· A motion to control the trade in fish swim bladders to reduce the incidental take of marine mammals, including the nearly extinct vaquita porpoise in the Gulf of California. Fish swim bladders or “croakers” are popular in some parts of the world as a delicacy, but marine mammals are often caught in the nets. Only a dozen vaquita porpoises remain in the Gulf of California, largely due to uncontrolled fishing for totoaba, a fish prized in Asia for its swim bladder.
2. Congress was unfair – Although the hybrid meeting format was successful in many ways in terms of attendance, many felt that the voting procedures – which required an in-person vote or the search for a proxy – still deprived many IUCN members, especially those from low-income countries that are still struggling. with access to vaccines, reliable internet and international travel requirements. The NRDC and other groups repeatedly stressed this before Congress, pushing IUCN to allow online / remote voting. But they didn’t. The NRDC served as proxy for five other IUCN member organizations, although many governments and other IUCN members were understandably reluctant to delegate their voting rights to others. And, thanks to a flawed decision to require a 2/3 majority vote, a proposal to allow all IUCN members to vote online for motions right after Congress is canceled.
3. Congress barely recognized the link between the exploitation of and trade in wildlife and the risk of a zoonosis pandemic, not to mention the threat this poses to biodiversity in general – During Congress it became quite evident that IUCN was trying to downplay or even misinform IUCN members and other participants about the links between exploitation and trade in wildlife and the risk of zoonotic disease. Put simply, IUCN just didn’t seem to want to acknowledge that the exploitation of wildlife leads to zoonotic diseases, despite a growing body of evidence that we are entering an “era of pandemics” spurred in large part by the increased trade and consumption of wildlife. The IUCN Resolutions Committee even went so far as to block a “new and urgent” motion sponsored by the NRDC and addressing the risk of biodiversity loss and zoonosis pandemic due to the exploitation and trade in species. wild and supported by a myriad of other IUCN members. Some other important “new and urgent” motions were also blocked under equally dubious circumstances.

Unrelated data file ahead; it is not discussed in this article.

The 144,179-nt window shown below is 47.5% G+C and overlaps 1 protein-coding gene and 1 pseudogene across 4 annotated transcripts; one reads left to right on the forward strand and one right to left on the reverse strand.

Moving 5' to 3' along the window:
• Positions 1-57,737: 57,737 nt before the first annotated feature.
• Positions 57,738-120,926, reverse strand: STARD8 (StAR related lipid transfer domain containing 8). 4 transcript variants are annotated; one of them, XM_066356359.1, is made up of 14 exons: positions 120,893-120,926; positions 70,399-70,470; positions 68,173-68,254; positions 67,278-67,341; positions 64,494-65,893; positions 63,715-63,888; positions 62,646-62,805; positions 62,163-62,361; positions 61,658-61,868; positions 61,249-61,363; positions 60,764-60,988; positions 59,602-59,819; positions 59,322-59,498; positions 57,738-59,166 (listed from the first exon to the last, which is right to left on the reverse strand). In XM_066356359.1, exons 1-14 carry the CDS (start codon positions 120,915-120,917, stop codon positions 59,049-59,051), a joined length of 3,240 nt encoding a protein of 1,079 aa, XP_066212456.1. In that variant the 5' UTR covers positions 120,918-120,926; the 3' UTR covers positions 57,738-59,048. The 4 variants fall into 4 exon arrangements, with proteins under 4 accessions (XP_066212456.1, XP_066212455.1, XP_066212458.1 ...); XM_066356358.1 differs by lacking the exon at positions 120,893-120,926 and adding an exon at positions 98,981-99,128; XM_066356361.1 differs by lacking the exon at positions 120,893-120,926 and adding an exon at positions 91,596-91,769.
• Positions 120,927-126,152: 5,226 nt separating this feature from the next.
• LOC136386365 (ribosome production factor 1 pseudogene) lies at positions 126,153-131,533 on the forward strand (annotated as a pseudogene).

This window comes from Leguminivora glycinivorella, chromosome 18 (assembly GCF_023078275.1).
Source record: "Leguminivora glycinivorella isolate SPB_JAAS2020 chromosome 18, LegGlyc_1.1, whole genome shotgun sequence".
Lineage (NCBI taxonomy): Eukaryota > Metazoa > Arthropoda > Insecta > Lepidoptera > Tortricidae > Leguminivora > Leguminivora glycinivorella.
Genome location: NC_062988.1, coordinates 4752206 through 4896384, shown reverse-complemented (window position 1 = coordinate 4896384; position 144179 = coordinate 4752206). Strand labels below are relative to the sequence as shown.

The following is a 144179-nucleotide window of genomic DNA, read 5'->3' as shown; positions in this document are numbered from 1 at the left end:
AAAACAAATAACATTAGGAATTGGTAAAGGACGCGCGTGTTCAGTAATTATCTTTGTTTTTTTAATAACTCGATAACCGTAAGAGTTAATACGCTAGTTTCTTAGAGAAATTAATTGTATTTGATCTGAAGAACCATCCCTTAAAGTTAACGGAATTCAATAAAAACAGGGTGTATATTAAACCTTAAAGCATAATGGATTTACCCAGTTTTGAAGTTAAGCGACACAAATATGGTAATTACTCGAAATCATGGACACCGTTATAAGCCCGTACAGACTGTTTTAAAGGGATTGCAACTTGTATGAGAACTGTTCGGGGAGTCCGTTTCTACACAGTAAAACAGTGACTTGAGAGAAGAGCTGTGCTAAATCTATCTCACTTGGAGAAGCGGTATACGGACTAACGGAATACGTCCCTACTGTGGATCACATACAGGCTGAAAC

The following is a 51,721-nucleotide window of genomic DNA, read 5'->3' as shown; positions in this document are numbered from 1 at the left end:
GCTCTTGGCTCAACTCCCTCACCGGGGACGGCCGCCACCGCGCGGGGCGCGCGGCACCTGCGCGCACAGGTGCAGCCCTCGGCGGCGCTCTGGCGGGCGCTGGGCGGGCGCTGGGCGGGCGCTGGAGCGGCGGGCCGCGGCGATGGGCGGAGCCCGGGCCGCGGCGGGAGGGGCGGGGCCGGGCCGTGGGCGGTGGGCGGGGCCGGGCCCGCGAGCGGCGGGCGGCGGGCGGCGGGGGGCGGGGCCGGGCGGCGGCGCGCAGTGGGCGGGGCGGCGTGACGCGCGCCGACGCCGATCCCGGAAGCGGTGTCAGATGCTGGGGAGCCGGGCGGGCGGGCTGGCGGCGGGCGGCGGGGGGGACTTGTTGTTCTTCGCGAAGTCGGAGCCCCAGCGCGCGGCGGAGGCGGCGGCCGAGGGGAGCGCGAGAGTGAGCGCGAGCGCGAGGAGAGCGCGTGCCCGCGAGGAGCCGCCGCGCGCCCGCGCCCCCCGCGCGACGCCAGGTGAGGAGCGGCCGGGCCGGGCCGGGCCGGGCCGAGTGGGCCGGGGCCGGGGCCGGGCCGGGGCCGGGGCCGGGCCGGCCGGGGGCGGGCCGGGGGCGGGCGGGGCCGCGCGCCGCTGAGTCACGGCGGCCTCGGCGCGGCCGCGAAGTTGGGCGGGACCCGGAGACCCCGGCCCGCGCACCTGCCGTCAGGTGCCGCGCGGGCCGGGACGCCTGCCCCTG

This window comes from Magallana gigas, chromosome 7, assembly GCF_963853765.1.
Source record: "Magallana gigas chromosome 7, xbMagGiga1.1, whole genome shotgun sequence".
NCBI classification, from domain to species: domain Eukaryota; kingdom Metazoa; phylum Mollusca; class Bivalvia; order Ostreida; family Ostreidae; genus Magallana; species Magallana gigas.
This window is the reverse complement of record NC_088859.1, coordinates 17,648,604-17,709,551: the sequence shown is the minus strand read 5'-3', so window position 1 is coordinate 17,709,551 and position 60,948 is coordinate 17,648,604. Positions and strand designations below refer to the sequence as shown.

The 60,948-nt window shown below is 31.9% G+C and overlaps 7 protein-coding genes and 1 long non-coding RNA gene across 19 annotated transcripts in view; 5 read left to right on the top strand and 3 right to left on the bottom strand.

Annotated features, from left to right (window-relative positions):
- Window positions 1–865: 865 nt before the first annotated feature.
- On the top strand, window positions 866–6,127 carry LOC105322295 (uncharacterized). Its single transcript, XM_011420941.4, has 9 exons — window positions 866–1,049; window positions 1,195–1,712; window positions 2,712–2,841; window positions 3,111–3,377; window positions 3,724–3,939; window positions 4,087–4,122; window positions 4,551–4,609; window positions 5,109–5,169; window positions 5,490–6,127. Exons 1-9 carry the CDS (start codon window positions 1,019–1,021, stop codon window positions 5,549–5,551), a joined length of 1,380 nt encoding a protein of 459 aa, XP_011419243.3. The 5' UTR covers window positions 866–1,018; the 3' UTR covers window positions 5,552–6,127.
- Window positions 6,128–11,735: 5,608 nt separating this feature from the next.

4. IUCN decision-making becomes increasingly undemocratic – On several occasions, the application of the IUCN Statutes and Rules of Procedure has appeared to be arbitrary, which may reinforce the idea that some IUCN leaders promote their own agendas, and not that of IUCN members . On voting rights; on parliamentary procedure; on the submission, consideration and appeals of motions, and on other matters, IUCN session chairs and legal advisers took questionable procedural steps that affected or could have affected the main outcomes of Congress . So while Congress has produced many important motions, some of the procedural issues have undermined Congressional democratic processes, which could begin to weaken the institution’s credibility and influence on the world stage if it does not. is not resolved by the newly elected leadership of IUCN. .
The NRDC has fought many questionable decisions in Congress and is leading a movement within IUCN to reform the motions process to make it more transparent, more democratic, and less corrosive to the united spirit of democracy that typically permeates the Congress. We hope that the result will be the lasting integrity of the World Conservation Congress and IUCN in the future.
We will be publishing more on these efforts, as well as our efforts to collaborate with IUCN to provide scientific and factual information regarding wildlife trade and pandemics, in the weeks and months to come.